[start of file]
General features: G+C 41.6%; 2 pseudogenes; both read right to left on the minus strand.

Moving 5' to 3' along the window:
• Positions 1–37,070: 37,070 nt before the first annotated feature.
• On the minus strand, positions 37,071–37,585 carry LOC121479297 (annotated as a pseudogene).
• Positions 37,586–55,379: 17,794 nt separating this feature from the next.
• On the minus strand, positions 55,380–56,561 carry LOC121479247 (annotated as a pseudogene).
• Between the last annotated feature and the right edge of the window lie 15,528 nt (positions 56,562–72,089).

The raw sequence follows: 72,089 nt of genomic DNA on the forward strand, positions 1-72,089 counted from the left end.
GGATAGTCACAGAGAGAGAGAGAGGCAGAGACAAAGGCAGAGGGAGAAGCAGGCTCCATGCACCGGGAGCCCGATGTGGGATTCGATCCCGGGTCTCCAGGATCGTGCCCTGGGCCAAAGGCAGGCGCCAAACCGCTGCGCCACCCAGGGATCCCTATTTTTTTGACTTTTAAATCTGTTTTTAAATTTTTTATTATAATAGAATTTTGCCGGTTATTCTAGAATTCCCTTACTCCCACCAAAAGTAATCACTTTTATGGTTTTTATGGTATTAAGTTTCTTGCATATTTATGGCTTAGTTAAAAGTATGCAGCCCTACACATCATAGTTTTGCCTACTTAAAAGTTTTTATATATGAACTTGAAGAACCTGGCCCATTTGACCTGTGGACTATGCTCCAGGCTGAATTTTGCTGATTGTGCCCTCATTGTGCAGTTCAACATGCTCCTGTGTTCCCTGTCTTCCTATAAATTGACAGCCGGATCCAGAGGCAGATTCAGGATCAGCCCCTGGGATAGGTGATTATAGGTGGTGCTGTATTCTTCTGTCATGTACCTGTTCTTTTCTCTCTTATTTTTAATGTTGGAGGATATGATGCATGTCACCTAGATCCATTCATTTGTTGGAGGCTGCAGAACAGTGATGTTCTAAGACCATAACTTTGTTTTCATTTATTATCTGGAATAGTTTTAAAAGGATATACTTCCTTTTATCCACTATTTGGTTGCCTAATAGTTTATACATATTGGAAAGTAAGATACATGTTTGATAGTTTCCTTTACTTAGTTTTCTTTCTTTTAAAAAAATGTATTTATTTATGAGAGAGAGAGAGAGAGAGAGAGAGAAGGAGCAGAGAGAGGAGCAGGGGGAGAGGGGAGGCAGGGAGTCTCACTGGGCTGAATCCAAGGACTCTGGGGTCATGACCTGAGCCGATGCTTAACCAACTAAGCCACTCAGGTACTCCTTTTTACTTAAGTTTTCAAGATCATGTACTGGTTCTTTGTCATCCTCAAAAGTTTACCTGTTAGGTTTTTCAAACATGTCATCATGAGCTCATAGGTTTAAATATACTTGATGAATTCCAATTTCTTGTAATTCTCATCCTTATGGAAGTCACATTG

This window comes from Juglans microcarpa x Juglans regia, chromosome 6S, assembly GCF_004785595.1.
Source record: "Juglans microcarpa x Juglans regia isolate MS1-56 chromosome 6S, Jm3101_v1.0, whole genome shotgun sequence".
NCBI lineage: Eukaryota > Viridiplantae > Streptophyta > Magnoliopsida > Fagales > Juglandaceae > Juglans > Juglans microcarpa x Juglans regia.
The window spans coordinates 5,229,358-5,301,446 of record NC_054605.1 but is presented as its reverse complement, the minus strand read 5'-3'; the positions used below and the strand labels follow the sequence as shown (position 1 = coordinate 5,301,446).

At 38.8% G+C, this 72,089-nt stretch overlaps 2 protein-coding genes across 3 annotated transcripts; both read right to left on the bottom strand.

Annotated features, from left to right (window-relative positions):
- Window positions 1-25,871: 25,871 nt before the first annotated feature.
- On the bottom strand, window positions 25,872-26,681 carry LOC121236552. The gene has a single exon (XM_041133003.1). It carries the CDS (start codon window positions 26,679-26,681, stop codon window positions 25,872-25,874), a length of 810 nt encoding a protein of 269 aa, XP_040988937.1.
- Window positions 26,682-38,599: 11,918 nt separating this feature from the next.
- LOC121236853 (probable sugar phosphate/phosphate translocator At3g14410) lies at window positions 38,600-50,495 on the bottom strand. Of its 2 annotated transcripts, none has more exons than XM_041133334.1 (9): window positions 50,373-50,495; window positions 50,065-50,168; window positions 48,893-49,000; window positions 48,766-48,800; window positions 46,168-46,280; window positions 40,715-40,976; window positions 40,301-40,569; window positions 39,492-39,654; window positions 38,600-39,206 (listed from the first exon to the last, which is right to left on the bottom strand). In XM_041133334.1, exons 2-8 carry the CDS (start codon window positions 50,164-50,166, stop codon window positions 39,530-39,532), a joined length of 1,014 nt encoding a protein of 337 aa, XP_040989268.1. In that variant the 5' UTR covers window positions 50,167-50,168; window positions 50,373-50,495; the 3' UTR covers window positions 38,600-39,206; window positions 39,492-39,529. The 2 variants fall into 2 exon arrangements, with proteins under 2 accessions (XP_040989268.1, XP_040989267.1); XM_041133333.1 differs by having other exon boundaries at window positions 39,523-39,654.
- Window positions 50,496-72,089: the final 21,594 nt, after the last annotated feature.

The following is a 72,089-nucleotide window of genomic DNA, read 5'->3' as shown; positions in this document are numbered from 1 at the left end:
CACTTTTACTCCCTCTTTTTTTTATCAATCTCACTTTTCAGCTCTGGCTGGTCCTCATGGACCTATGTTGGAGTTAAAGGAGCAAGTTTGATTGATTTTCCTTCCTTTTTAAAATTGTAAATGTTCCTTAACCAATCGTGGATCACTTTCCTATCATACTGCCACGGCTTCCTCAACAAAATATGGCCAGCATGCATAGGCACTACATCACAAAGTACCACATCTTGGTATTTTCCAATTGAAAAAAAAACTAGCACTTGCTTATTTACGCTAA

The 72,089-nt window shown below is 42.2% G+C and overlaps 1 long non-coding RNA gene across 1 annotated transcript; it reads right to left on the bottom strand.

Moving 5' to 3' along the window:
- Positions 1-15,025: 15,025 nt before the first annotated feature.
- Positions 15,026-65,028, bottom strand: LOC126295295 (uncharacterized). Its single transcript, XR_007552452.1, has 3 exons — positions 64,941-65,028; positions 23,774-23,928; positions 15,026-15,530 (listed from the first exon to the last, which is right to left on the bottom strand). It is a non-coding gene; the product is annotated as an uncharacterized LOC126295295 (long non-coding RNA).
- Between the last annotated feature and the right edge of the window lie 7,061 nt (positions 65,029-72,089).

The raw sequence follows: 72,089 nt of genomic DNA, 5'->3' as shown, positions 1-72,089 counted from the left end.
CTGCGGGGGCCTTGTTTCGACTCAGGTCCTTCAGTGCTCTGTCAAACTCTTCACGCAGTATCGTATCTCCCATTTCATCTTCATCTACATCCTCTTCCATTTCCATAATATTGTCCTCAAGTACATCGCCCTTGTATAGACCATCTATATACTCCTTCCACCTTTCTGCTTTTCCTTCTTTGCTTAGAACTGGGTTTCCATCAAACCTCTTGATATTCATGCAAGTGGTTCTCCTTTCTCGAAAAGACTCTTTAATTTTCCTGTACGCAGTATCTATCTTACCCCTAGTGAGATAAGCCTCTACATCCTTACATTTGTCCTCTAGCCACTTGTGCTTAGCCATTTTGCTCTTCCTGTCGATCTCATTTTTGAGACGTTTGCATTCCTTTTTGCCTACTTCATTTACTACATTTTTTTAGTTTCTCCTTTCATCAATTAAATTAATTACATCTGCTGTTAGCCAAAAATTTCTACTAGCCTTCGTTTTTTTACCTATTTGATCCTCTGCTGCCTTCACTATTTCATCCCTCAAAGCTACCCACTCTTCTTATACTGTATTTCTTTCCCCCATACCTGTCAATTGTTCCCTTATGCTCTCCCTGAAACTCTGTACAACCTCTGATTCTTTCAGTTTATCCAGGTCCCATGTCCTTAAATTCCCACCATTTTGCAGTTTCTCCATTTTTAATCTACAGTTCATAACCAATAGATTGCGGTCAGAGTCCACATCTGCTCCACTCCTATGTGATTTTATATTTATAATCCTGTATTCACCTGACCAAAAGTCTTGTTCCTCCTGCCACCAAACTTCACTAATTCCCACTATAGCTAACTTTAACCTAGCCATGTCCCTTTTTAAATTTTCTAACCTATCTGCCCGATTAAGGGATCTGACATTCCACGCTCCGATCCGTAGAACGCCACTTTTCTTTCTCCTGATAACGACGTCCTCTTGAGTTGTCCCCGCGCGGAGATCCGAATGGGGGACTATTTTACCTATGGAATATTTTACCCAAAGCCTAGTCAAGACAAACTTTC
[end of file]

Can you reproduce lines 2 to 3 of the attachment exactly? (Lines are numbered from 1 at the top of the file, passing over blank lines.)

Moving 5' to 3' along the window:
• Positions 1–37,070: 37,070 nt before the first annotated feature.